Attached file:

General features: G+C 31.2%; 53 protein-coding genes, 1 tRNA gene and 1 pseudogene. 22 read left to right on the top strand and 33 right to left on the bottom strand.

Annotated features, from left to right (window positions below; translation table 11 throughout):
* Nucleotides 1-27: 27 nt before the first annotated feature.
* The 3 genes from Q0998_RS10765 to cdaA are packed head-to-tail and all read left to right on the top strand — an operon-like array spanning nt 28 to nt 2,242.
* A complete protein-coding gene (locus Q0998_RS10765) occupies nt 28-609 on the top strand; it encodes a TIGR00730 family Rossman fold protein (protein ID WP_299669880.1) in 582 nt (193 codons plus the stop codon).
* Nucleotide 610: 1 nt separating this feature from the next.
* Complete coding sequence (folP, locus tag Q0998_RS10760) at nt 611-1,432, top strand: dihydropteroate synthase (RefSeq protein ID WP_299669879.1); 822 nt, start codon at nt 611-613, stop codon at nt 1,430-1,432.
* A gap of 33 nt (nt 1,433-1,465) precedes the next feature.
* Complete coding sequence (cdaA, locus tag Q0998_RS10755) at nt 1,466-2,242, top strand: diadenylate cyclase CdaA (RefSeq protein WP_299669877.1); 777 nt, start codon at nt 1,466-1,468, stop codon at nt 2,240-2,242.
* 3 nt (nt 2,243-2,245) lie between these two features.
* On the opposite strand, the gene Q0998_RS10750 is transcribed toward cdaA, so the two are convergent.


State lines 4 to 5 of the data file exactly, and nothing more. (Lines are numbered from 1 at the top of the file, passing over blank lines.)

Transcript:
* The 3 genes from Q0998_RS10765 to cdaA are packed head-to-tail and all read left to right on the top strand — an operon-like array spanning nt 28 to nt 2,242.
* A complete protein-coding gene (locus Q0998_RS10765) occupies nt 28-609 on the top strand; it encodes a TIGR00730 family Rossman fold protein (protein ID WP_299669880.1) in 582 nt (193 codons plus the stop codon).